U.S. Labor Market Update: February 2024

U.S. Labor Market Update: February 2024

Key Takeaways:

  • February's job gains surpassed economists' projections by 38%, indicating a robust labor market.
  • Glassdoor's Employee Confidence Index fell to its lowest since 2016, reflecting concerns about layoffs and overall business outlook.
  • Food Preparation & Service Spotlight: Cost-per-application (CPA) for job advertisements in food preparation and serving roles continues to decrease year-over-year.

Employers add 275,000 jobs; unemployment ticks up to 3.9%.

U.S. job growth remained strong in February, posting 38% higher than economists’ projected 200,000 job gains for the month. Both December and January saw downward revisions by the U.S. Bureau of Labor Statistics (BLS) totaling 167,000 jobs below initial estimates, which is attributed in part to overestimations linked to holiday hiring and other seasonal variables. Despite the revisions, both months, alongside February, posted strong gains. Consistent with a positive January trend, most sectors experienced some growth, with major gains led by healthcare, leisure & hospitality, and government roles.

Chart Source: Bureau of Labor Statistics


Over 250,000 women joined the labor force.

The labor force participation rate (LFPR) for those in their prime working age, defined by the BLS as those aged 25 to 54, climbed month-over-month from 83.3 to 83.5 in February. This increased rate was also recorded in June, August, and September of last year, and prior to that had not been seen since May 2002. The LFPR is nuanced, of course, depending on the count of the population seeking employment.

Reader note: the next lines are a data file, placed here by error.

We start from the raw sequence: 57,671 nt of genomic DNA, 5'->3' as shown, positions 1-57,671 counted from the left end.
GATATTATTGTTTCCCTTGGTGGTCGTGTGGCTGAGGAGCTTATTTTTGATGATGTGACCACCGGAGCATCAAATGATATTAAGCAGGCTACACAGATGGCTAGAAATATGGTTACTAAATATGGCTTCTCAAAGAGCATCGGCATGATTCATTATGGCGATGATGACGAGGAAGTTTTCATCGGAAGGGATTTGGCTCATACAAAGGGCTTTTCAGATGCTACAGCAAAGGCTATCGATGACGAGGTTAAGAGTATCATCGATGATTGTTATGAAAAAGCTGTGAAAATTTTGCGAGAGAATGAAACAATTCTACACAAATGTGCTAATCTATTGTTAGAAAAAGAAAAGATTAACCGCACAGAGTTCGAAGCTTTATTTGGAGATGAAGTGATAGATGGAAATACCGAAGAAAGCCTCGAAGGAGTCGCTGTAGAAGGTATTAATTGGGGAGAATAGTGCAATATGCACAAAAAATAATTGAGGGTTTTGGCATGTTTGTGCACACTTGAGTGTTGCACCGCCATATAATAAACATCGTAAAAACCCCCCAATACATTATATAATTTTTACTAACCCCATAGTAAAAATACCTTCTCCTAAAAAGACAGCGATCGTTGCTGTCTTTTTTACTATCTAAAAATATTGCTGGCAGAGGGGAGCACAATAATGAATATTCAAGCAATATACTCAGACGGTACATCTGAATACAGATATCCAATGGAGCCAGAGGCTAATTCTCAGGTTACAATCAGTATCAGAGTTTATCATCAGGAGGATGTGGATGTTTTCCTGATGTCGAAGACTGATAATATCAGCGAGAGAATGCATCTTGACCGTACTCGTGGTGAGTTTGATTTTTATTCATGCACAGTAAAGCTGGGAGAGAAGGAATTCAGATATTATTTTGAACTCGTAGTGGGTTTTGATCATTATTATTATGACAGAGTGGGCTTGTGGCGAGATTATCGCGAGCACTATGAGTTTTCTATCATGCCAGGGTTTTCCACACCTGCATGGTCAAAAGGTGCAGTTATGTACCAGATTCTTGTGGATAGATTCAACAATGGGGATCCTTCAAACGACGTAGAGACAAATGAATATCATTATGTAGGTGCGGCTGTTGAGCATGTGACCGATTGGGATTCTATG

A highlight of the February report directly linked to this increase shows that 267,000 women joined the labor force. While unemployment ticked up month-over-month for women from 3.4% to 3.9%, which is predominantly linked to this increased participation.

Meanwhile, overall unemployment also increased from 3.7% to 3.9%, which again, economists linked to more workers entering the labor force, in addition to workers leaving or losing jobs. The story isn’t quite so rosy for minority groups that are often hit first and hardest when the labor market begins to turn, according to Bloomberg. Some of this can be seen in the February report, where the unemployment rate for White Americans remained flat at 3.4%, while the rate for Black Americans increased from 5.3% to 5.6%.


Growing immigration continues to power much of the US workforce. 

Another major contributor to the U.S.’s strong economic recovery post-pandemic is immigration. In 2023, an influx of migrant workers entered the U.S. workforce to the tune of 1.2 million, as compared to 423,000 in 2022. Much of this is tied to changes made by local governments in New York and Illinois, according to The New York Times, which shortened the time between applying for asylum and obtaining a work permit from six months to one month. As a result, foreign-born workers now make up 19.4% of the labor force, according to February 2024 BLS data. 

Chart Source: BLS, St. Louis Fed


Worker confidence dips again according to Glassdoor.

According to Glassdoor’s Lead Economist, Daniel Zhao, the Glassdoor Employee Confidence Index fell for the second straight month, the lowest measured since 2016, and spells continued angst for workers in the wake of looming layoff headlines. The index measures worker sentiment regarding their employer’s six-month business outlook.